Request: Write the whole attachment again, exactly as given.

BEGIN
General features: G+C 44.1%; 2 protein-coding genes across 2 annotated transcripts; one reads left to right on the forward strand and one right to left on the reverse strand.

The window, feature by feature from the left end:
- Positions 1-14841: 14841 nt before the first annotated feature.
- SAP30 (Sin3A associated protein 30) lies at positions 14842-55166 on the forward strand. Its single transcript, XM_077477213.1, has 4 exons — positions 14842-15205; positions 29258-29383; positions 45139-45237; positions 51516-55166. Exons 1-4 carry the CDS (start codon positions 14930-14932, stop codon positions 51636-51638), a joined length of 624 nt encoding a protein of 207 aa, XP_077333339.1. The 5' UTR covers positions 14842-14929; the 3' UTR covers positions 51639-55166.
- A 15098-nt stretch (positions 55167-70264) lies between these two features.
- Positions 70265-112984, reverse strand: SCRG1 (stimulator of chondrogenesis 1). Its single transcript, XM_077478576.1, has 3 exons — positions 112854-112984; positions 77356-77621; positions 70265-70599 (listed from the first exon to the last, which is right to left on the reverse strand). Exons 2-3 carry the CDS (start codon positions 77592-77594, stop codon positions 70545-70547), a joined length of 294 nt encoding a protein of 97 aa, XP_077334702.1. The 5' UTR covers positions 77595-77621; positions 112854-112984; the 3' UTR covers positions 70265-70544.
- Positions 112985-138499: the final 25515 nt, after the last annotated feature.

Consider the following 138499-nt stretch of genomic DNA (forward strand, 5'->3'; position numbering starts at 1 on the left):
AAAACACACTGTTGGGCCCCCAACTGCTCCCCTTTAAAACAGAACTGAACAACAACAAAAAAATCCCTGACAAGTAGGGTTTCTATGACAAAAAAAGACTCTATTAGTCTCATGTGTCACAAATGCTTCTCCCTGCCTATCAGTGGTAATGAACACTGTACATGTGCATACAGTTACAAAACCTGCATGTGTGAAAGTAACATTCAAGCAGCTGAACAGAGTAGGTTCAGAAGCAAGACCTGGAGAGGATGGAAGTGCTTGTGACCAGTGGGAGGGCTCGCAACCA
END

General features: G+C 44.1%; 2 protein-coding genes across 2 annotated transcripts; one reads left to right on the forward strand and one right to left on the reverse strand.

The window, feature by feature from the left end:
- Positions 1-14841: 14841 nt before the first annotated feature.
- SAP30 (Sin3A associated protein 30) lies at positions 14842-55166 on the forward strand. Its single transcript, XM_077477213.1, has 4 exons — positions 14842-15205; positions 29258-29383; positions 45139-45237; positions 51516-55166. Exons 1-4 carry the CDS (start codon positions 14930-14932, stop codon positions 51636-51638), a joined length of 624 nt encoding a protein of 207 aa, XP_077333339.1. The 5' UTR covers positions 14842-14929; the 3' UTR covers positions 51639-55166.
- A 15098-nt stretch (positions 55167-70264) lies between these two features.
- Positions 70265-112984, reverse strand: SCRG1 (stimulator of chondrogenesis 1). Its single transcript, XM_077478576.1, has 3 exons — positions 112854-112984; positions 77356-77621; positions 70265-70599 (listed from the first exon to the last, which is right to left on the reverse strand). Exons 2-3 carry the CDS (start codon positions 77592-77594, stop codon positions 70545-70547), a joined length of 294 nt encoding a protein of 97 aa, XP_077334702.1. The 5' UTR covers positions 77595-77621; positions 112854-112984; the 3' UTR covers positions 70265-70544.
- Positions 112985-138499: the final 25515 nt, after the last annotated feature.

Consider the following 138499-nt stretch of genomic DNA (forward strand, 5'->3'; position numbering starts at 1 on the left):
AAAACACACTGTTGGGCCCCCAACTGCTCCCCTTTAAAACAGAACTGAACAACAACAAAAAAATCCCTGACAAGTAGGGTTTCTATGACAAAAAAAGACTCTATTAGTCTCATGTGTCACAAATGCTTCTCCCTGCCTATCAGTGGTAATGAACACTGTACATGTGCATACAGTTACAAAACCTGCATGTGTGAAAGTAACATTCAAGCAGCTGAACAGAGTAGGTTCAGAAGCAAGACCTGGAGAGGATGGAAGTGCTTGTGACCAGTGGGAGGGCTCGCAACCA